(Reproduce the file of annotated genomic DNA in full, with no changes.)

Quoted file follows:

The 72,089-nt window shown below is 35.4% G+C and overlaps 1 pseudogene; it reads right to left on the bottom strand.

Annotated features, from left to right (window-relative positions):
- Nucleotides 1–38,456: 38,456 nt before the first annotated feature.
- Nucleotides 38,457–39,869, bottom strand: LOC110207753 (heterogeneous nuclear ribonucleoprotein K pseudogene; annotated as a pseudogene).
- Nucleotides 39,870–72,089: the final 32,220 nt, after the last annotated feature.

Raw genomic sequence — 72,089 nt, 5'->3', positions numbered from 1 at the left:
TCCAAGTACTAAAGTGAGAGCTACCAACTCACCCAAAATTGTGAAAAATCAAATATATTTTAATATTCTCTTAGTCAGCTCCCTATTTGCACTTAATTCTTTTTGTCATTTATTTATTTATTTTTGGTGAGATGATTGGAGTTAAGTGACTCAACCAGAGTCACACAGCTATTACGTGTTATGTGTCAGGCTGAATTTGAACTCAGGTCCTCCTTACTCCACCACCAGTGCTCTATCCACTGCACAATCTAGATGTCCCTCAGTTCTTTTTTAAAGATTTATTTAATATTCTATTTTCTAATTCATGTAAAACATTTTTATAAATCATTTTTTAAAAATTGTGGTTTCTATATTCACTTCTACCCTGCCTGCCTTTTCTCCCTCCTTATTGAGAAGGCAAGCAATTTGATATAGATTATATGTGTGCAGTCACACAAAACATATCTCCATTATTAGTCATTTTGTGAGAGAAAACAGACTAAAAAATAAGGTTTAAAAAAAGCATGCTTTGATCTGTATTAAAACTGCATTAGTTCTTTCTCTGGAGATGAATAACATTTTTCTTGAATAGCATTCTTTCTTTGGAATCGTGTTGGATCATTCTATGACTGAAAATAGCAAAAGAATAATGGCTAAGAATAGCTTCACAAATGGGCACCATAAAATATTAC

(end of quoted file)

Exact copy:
The 72,089-nt window shown below is 35.4% G+C and overlaps 1 pseudogene; it reads right to left on the bottom strand.

Annotated features, from left to right (window-relative positions):
- Nucleotides 1–38,456: 38,456 nt before the first annotated feature.
- Nucleotides 38,457–39,869, bottom strand: LOC110207753 (heterogeneous nuclear ribonucleoprotein K pseudogene; annotated as a pseudogene).
- Nucleotides 39,870–72,089: the final 32,220 nt, after the last annotated feature.

Raw genomic sequence — 72,089 nt, 5'->3', positions numbered from 1 at the left:
TCCAAGTACTAAAGTGAGAGCTACCAACTCACCCAAAATTGTGAAAAATCAAATATATTTTAATATTCTCTTAGTCAGCTCCCTATTTGCACTTAATTCTTTTTGTCATTTATTTATTTATTTTTGGTGAGATGATTGGAGTTAAGTGACTCAACCAGAGTCACACAGCTATTACGTGTTATGTGTCAGGCTGAATTTGAACTCAGGTCCTCCTTACTCCACCACCAGTGCTCTATCCACTGCACAATCTAGATGTCCCTCAGTTCTTTTTTAAAGATTTATTTAATATTCTATTTTCTAATTCATGTAAAACATTTTTATAAATCATTTTTTAAAAATTGTGGTTTCTATATTCACTTCTACCCTGCCTGCCTTTTCTCCCTCCTTATTGAGAAGGCAAGCAATTTGATATAGATTATATGTGTGCAGTCACACAAAACATATCTCCATTATTAGTCATTTTGTGAGAGAAAACAGACTAAAAAATAAGGTTTAAAAAAAGCATGCTTTGATCTGTATTAAAACTGCATTAGTTCTTTCTCTGGAGATGAATAACATTTTTCTTGAATAGCATTCTTTCTTTGGAATCGTGTTGGATCATTCTATGACTGAAAATAGCAAAAGAATAATGGCTAAGAATAGCTTCACAAATGGGCACCATAAAATATTAC